/the city of light? love?

/the city of light? love?

Why is Paris called the City of Light? Two reasons. First, it was among the first European cities to use gas street lamps back in the 1860s, making it literally a City of Light. But also because earlier, in the 18th century, Paris was essentially a hub during the Age of Enlightenment. So metaphorically light; with enlightened minds.

Why is it called the City of Love? While most people seem to agree that it’s a mix of the city’s aesthetic beauty, the abundance of romantic restaurants, and the magical settings we’ve seen so many times in movies, a friend who has been living there for almost a decade now told me that it’s because of how much Parisians love the city. So much so, that during the ‘war’, they evacuated their homes to avoid bombing on the city they hold so dear. Yes, the French Romanticism art movement flourished here, the Bohemian writers of Montmartre wrote about tortured lovers, and there is even a Wall of Love, but I believe there is more to it than that.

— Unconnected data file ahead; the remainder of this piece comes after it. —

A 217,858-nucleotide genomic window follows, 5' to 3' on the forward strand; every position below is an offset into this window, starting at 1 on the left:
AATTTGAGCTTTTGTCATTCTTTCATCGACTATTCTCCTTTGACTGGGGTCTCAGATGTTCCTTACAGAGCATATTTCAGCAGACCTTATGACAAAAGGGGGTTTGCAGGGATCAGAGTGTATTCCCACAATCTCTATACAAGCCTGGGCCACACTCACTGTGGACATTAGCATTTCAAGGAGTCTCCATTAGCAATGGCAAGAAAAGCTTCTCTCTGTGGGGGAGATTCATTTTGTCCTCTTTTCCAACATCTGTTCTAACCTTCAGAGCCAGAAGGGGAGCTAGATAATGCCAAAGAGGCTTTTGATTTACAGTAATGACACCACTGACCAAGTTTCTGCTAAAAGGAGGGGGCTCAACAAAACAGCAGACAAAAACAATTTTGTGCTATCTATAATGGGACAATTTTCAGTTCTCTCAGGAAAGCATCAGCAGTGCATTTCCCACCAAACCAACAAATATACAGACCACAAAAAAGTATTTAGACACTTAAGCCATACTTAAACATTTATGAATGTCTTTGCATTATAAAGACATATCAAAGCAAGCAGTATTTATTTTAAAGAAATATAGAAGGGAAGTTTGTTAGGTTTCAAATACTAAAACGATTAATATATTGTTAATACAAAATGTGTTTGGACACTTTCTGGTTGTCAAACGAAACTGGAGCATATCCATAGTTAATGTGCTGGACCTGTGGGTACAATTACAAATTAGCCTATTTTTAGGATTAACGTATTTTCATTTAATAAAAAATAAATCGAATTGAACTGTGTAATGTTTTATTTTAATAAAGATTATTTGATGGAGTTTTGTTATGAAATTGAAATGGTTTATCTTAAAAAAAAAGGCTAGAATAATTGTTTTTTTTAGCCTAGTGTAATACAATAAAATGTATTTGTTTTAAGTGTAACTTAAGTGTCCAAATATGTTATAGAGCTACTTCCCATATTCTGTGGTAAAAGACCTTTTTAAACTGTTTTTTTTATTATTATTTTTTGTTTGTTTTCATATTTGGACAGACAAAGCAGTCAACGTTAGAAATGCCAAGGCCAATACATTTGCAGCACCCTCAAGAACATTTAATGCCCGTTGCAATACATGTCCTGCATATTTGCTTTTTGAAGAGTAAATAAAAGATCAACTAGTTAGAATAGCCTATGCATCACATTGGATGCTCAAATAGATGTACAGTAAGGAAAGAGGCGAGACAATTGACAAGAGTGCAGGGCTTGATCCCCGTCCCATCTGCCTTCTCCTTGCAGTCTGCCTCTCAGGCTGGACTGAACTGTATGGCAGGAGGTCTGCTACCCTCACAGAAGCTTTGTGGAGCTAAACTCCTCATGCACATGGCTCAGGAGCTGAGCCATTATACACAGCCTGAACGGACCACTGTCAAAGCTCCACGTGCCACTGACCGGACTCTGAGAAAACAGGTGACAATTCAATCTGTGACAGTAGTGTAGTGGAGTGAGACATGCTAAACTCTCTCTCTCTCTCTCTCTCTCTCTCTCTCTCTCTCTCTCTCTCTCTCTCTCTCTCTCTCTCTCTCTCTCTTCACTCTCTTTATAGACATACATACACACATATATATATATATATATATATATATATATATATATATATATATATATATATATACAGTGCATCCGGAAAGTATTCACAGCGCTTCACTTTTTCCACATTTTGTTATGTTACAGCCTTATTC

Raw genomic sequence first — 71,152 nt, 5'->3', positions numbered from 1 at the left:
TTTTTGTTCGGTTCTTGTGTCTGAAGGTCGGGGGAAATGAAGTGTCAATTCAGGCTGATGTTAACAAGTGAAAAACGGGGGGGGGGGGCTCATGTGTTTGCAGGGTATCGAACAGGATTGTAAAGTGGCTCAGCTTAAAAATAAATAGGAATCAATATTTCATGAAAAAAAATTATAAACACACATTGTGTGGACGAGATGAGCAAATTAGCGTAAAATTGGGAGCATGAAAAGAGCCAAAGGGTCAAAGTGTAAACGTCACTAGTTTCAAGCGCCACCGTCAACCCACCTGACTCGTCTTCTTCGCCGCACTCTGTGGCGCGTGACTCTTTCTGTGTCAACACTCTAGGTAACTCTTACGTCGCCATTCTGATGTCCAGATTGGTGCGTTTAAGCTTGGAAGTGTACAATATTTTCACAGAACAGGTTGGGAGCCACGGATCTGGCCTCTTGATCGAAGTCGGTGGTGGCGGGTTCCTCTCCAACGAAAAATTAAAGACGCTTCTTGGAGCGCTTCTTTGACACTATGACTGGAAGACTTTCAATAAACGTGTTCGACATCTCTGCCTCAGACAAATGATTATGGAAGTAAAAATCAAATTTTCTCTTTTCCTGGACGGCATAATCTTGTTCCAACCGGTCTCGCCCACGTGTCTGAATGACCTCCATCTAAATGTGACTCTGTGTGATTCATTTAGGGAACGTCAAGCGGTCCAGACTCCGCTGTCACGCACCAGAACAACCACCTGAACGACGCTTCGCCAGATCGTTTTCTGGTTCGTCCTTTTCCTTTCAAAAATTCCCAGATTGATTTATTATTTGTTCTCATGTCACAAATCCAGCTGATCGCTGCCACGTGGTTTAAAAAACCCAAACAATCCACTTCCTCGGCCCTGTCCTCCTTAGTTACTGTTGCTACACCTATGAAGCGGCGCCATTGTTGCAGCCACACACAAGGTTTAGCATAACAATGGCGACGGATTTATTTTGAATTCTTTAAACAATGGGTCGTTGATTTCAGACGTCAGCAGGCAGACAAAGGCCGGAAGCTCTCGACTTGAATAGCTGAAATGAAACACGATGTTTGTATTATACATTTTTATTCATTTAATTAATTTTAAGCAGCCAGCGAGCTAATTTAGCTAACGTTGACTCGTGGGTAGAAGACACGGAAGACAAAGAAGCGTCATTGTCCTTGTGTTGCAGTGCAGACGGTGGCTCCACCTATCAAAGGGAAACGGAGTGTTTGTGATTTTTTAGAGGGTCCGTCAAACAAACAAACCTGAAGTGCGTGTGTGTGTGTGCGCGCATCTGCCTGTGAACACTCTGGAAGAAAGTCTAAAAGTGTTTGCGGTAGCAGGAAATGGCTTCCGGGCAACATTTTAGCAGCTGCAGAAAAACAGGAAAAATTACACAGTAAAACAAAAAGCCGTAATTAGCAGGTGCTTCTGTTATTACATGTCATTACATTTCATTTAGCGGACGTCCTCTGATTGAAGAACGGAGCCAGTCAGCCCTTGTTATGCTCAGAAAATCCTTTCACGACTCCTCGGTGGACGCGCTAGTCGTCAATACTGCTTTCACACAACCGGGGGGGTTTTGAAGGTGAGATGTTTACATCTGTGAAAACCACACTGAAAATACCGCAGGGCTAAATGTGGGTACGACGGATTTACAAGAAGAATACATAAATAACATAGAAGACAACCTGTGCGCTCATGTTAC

I admit that the “main” attraction, the Eiffel Tower, was almost at the bottom of the experiences list that I wanted to have in Paris but the view from the top and its sparkling at night did eventually improve its rapport a bit, not as the ubiquitous overly romantic insignia it is, but as a statement piece that stands tall in the middle of the city, unchallenged, unabashed, unwavering, unfeigned, and untrammeled. So I decided to show it to the world through my lens.

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